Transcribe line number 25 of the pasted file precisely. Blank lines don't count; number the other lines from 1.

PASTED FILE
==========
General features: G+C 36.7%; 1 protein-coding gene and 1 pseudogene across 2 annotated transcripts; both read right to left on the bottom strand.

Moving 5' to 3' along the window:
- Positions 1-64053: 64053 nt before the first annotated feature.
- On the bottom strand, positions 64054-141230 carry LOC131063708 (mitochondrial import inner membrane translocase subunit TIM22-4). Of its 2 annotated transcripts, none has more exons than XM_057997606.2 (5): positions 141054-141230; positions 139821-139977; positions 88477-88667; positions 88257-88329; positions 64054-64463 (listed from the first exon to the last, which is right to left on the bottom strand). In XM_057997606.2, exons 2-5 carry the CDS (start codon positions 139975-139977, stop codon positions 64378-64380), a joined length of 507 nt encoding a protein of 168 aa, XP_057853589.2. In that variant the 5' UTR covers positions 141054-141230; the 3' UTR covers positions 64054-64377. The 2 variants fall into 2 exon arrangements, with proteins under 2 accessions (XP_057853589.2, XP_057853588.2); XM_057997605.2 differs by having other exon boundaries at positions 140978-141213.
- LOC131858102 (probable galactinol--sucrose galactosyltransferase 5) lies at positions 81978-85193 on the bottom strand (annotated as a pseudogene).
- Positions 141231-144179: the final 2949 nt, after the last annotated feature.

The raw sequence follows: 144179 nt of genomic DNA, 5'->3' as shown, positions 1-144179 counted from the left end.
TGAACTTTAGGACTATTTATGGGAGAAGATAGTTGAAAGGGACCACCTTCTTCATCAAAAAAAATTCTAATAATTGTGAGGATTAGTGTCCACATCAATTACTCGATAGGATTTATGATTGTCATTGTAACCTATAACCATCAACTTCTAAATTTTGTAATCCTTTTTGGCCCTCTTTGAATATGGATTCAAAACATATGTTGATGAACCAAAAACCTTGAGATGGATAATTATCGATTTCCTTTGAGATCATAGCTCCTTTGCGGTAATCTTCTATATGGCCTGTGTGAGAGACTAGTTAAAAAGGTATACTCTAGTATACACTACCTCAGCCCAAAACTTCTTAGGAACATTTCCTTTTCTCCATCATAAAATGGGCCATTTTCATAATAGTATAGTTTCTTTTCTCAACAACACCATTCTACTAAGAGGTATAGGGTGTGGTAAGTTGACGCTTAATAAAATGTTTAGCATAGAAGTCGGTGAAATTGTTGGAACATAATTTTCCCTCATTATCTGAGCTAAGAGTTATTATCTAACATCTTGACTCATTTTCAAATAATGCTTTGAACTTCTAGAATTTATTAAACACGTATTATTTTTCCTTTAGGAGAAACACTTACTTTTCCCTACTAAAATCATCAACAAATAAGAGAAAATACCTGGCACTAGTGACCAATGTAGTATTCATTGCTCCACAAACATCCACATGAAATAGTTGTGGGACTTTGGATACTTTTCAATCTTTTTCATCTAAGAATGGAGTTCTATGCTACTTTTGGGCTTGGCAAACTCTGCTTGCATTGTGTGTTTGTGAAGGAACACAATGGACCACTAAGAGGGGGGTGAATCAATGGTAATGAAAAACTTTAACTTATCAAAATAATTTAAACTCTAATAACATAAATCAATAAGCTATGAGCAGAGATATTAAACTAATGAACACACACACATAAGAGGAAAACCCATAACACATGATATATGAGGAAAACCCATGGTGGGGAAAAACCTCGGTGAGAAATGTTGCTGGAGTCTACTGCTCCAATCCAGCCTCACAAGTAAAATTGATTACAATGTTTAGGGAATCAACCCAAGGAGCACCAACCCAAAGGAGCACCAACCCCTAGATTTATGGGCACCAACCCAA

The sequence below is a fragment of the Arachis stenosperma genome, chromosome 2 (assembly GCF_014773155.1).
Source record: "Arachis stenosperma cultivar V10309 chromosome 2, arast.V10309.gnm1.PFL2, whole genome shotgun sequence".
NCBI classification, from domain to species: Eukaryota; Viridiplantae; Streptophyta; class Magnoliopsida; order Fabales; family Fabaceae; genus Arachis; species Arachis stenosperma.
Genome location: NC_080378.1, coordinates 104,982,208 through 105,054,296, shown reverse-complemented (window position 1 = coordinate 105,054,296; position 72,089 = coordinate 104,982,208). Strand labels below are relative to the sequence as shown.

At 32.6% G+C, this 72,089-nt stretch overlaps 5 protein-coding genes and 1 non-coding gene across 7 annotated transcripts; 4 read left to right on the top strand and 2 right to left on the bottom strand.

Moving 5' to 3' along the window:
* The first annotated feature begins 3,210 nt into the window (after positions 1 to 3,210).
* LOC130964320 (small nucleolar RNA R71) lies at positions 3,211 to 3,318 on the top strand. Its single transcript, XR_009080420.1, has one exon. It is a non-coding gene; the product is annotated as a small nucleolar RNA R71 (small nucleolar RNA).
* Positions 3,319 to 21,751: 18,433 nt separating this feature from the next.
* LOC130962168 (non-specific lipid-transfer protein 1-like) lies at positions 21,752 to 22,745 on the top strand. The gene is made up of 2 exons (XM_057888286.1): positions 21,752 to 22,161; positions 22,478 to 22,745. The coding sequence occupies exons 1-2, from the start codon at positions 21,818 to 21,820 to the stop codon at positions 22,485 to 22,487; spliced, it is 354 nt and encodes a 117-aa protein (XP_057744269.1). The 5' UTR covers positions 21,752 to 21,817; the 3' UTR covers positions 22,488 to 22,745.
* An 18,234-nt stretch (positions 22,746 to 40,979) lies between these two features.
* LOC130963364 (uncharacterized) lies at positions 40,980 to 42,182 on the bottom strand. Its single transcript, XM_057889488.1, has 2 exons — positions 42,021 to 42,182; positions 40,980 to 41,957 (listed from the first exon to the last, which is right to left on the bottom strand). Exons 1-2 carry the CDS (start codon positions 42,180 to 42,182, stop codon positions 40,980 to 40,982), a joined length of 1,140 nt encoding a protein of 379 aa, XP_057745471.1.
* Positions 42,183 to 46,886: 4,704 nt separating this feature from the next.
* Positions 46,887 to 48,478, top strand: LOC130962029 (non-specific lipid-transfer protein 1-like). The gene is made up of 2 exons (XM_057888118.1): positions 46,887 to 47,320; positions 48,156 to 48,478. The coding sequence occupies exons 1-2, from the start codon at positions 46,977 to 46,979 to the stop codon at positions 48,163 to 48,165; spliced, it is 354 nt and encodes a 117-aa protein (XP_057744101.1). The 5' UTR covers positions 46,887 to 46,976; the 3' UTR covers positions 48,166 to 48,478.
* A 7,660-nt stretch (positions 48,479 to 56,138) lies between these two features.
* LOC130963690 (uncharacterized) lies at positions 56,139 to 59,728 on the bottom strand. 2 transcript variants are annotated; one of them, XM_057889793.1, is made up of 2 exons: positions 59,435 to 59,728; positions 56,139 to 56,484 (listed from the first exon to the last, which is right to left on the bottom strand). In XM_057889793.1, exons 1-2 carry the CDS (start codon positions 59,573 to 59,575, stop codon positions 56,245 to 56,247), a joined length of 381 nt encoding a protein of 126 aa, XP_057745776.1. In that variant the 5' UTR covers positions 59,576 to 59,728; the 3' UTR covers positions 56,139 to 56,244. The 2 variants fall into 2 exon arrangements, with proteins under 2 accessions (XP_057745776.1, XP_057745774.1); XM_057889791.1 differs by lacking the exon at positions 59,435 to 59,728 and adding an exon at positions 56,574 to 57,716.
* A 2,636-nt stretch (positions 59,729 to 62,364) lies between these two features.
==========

* A 2,636-nt stretch (positions 59,729 to 62,364) lies between these two features.